Modifications That May Positively Affect Your Premiums
Changes that improve the security of your car, such as immobilisers, could affect your insurance policy for the better, so declare these and you may benefit from lower insurance costs. Parking sensors could also lower your premiums as they mean you’ll be less likely to have an accident while reversing. Winter tyres will not positively or negatively impact your insurance, but you should still declare them to your insurer.
Modifications that may reduce your insurance premiums include:
- Car alarm
- Black box tracking device (telematics)
- Parking sensors
- Tow bar
Changes To Your Car’s Handling
Insurance isn’t the only thing you should think about when considering making changes to your car. Modifications affect your insurance premiums for a reason – if your insurer thinks a modification will increase risk, you need to think about it, too. Will your modifications change the handling or performance of your car, and are you prepared to deal with that? And perhaps most importantly, are the modifications legal?
Police Crackdown On ‘Boy Racer’ Car Modifications
Car modifications are also very much a legal matter. In July 2016 it was reported that traffic officers in Birmingham seized over 60 modified cars in the area, in a crackdown on illegal street racing and the uninsured modifications associated with this activity. Some of the modifications would not have been covered by insurance due to safety issues – including changes to seats, suspension, steering wheels, brakes, and seat belts – while others would have significantly increased the drivers’ premiums.
Meanwhile on a lighter note, the Devon and Cornwall Police recently weighed in when a member of the public enquired about the legalities of fitting a flux capacitor to his vehicle.
Illegal Car Modifications
So what types of car modifications are illegal? Here are the modifications you’ll need to avoid in order to stay on the right side of the law:
It is illegal to have stretched tyres on your vehicle as these make your vehicle unsafe to drive. Tyres should be fitted on suitable wheels and valves, and they should not be used on the road if they are not fit for use.
Custom Number Plates
Number plates must be white on the front of the vehicle and yellow on the rear, with black characters, unless the vehicle was registered before 31st December 1972 – in which case the number plate can be silver. The size, spacing, font or characters cannot be changed, and the plate cannot feature anything except for the characters and a national identifier.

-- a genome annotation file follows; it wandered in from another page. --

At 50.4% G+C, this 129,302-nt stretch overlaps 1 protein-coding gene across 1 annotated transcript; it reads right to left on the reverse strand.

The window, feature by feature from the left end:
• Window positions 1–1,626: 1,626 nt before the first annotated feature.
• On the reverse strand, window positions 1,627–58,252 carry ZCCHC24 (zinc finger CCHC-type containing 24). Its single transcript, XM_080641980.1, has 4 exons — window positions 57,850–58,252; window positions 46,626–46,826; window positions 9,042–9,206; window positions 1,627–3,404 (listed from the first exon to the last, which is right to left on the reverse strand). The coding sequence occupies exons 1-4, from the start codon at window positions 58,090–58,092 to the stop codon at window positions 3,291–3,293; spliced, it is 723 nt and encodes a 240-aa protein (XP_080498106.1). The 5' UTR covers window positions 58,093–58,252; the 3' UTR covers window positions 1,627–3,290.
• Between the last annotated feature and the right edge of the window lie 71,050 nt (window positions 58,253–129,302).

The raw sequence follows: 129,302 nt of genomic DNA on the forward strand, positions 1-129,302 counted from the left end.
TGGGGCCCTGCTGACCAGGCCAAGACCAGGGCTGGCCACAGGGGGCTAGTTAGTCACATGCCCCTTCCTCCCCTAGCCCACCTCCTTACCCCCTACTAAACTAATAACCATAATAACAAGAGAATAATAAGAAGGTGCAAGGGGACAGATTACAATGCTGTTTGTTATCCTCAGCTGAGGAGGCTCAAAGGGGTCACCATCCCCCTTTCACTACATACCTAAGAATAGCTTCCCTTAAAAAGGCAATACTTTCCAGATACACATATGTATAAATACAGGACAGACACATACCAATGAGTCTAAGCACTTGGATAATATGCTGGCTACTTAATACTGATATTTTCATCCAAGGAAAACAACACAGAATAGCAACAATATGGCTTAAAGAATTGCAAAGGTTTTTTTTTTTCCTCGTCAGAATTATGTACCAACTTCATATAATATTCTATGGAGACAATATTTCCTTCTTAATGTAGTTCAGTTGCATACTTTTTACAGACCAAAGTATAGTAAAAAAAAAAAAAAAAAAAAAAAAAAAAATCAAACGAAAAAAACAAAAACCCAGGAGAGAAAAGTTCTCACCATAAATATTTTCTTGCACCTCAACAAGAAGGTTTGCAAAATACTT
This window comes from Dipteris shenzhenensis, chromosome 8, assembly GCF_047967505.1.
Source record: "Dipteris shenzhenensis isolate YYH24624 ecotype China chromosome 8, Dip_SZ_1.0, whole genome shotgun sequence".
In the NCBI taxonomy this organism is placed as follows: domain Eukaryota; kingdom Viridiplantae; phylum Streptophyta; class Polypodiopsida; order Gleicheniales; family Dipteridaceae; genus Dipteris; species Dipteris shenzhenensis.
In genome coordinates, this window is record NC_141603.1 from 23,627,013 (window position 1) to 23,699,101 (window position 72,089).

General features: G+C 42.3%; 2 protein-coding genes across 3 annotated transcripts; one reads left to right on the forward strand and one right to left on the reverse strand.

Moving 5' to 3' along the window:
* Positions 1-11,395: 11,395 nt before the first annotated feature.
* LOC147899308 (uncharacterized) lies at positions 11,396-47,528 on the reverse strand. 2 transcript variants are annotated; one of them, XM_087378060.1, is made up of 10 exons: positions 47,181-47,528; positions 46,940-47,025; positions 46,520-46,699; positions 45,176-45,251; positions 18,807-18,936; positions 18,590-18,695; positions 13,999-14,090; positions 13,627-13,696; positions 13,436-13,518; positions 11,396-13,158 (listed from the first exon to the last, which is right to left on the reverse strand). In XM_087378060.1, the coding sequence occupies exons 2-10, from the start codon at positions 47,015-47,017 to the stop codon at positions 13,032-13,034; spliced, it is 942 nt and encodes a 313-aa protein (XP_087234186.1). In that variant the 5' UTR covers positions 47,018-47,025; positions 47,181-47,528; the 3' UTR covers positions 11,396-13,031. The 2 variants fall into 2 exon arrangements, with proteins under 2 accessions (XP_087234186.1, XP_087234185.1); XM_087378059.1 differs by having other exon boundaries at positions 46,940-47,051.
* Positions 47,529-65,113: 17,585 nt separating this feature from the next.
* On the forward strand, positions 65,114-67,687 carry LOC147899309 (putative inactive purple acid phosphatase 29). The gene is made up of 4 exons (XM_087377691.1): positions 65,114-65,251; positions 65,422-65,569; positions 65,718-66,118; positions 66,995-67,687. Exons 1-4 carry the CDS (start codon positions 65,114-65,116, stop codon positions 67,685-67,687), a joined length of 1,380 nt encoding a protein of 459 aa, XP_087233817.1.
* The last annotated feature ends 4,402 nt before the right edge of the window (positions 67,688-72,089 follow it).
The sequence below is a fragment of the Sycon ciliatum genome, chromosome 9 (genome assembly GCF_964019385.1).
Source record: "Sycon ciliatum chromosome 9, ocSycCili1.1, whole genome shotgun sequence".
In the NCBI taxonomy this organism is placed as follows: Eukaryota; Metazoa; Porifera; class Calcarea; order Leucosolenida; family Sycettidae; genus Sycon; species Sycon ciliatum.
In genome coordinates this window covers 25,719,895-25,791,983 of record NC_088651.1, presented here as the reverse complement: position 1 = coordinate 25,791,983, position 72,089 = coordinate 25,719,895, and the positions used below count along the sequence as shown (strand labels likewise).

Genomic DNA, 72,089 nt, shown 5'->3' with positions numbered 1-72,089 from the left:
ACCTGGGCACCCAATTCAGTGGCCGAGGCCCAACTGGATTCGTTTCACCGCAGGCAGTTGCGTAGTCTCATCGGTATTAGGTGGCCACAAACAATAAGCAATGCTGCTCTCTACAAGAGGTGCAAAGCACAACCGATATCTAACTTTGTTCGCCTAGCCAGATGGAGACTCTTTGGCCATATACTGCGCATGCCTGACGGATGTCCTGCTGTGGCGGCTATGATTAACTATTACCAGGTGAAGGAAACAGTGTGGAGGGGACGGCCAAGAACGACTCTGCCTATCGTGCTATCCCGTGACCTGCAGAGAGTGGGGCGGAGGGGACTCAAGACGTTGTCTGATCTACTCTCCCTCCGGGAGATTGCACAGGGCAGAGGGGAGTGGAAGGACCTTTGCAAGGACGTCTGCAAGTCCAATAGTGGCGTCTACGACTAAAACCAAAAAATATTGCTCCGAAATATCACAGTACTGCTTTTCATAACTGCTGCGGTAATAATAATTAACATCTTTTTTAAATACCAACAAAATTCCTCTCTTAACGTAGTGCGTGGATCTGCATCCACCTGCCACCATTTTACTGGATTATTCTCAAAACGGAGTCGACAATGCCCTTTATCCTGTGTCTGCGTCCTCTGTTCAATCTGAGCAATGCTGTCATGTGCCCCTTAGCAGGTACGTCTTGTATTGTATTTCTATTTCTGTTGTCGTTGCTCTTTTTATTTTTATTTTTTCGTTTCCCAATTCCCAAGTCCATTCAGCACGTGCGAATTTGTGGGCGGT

Playing your music too loudly from your car stereo can lead to getting an ASBO which can ban you from certain roads, and you could even have your vehicle seized or your audio equipment confiscated. If you don’t want to get into trouble (or annoy your neighbours and other drivers), you might want to rethink that new subwoofer.
Many large exhausts are illegal for use on public roads – these are usually designed to increase the engine sound, and can be a public nuisance. The police do not have to measure the noise levels; they just need to believe that the system is noisier than other non-modified vehicles with the same specification.
Heavily Tinted Windows
Tinted windows are fine as long as they allow 70% of light through (75% for the windscreen). Windows found to be too heavily tinted could be considered dangerous, and you won’t be able to use the vehicle until this modification is rectified.
Have you ever been driving and noticed blue lights behind you? These may for a moment have made you think that there is an emergency vehicle trying to get past, until you take a second look and realise it is a normal vehicle with modified lights. Although these may be a nuisance, they are perfectly legal in some situations.
Blue lights must not be flashing or moving, and steady lights are allowed as long as they cannot be seen from the rear, are not fitted to your side lights, and do not dazzle other drivers.
Green lights can only be fitted on medical practitioners’ vehicles, while you are not allowed to show a red light to the front of a vehicle or a white light on the rear unless reversing.